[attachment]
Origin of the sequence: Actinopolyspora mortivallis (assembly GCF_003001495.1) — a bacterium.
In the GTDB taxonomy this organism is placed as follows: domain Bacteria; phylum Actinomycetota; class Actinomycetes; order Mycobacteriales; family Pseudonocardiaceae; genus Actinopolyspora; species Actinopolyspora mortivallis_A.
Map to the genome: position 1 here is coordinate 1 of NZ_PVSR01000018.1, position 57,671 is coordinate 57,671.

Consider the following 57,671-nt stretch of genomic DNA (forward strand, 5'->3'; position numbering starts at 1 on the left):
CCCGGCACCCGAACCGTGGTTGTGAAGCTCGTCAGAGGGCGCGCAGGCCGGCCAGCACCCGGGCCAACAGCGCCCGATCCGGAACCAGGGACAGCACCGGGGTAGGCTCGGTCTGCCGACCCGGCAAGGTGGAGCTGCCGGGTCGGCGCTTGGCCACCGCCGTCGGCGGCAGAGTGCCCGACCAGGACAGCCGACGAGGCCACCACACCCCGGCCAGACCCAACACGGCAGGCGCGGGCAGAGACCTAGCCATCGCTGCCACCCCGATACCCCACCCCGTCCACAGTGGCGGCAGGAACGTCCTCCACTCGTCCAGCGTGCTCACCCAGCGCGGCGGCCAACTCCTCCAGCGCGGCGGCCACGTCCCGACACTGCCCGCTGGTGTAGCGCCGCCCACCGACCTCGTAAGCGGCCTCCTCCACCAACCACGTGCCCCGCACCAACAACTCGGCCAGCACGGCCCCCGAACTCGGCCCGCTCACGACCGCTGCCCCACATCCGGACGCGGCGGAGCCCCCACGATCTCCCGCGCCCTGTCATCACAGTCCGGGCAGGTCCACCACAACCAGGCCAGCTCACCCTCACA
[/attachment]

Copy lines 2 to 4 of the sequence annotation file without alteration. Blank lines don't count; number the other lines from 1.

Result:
In the GTDB taxonomy this organism is placed as follows: domain Bacteria; phylum Actinomycetota; class Actinomycetes; order Mycobacteriales; family Pseudonocardiaceae; genus Actinopolyspora; species Actinopolyspora mortivallis_A.
Map to the genome: position 1 here is coordinate 1 of NZ_PVSR01000018.1, position 57,671 is coordinate 57,671.

Consider the following 57,671-nt stretch of genomic DNA (forward strand, 5'->3'; position numbering starts at 1 on the left):